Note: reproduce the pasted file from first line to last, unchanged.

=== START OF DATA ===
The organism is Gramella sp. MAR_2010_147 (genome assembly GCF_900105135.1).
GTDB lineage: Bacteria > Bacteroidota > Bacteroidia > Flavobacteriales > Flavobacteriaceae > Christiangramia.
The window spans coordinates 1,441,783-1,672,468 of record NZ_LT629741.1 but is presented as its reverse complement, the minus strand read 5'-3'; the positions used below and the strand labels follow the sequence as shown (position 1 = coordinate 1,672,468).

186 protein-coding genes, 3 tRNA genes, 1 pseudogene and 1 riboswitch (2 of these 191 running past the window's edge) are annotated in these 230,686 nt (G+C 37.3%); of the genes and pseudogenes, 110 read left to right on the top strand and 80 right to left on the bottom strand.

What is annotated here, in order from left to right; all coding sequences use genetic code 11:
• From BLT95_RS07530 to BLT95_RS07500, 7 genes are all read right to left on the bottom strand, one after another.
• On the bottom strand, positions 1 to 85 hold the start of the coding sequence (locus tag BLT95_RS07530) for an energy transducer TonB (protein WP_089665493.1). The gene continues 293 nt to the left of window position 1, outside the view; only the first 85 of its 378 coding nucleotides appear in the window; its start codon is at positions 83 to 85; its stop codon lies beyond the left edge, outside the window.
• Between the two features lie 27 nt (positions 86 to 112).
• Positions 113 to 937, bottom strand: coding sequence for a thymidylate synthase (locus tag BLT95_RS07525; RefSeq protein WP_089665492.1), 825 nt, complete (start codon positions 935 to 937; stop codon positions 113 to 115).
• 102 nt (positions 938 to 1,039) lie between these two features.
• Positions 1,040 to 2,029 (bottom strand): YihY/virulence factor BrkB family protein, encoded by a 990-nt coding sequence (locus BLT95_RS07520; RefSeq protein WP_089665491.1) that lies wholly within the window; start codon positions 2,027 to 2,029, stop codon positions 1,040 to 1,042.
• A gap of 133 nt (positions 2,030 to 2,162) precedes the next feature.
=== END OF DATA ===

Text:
The organism is Gramella sp. MAR_2010_147 (genome assembly GCF_900105135.1).
GTDB lineage: Bacteria > Bacteroidota > Bacteroidia > Flavobacteriales > Flavobacteriaceae > Christiangramia.
The window spans coordinates 1,441,783-1,672,468 of record NZ_LT629741.1 but is presented as its reverse complement, the minus strand read 5'-3'; the positions used below and the strand labels follow the sequence as shown (position 1 = coordinate 1,672,468).

186 protein-coding genes, 3 tRNA genes, 1 pseudogene and 1 riboswitch (2 of these 191 running past the window's edge) are annotated in these 230,686 nt (G+C 37.3%); of the genes and pseudogenes, 110 read left to right on the top strand and 80 right to left on the bottom strand.

What is annotated here, in order from left to right; all coding sequences use genetic code 11:
• From BLT95_RS07530 to BLT95_RS07500, 7 genes are all read right to left on the bottom strand, one after another.
• On the bottom strand, positions 1 to 85 hold the start of the coding sequence (locus tag BLT95_RS07530) for an energy transducer TonB (protein WP_089665493.1). The gene continues 293 nt to the left of window position 1, outside the view; only the first 85 of its 378 coding nucleotides appear in the window; its start codon is at positions 83 to 85; its stop codon lies beyond the left edge, outside the window.
• Between the two features lie 27 nt (positions 86 to 112).
• Positions 113 to 937, bottom strand: coding sequence for a thymidylate synthase (locus tag BLT95_RS07525; RefSeq protein WP_089665492.1), 825 nt, complete (start codon positions 935 to 937; stop codon positions 113 to 115).
• 102 nt (positions 938 to 1,039) lie between these two features.
• Positions 1,040 to 2,029 (bottom strand): YihY/virulence factor BrkB family protein, encoded by a 990-nt coding sequence (locus BLT95_RS07520; RefSeq protein WP_089665491.1) that lies wholly within the window; start codon positions 2,027 to 2,029, stop codon positions 1,040 to 1,042.
• A gap of 133 nt (positions 2,030 to 2,162) precedes the next feature.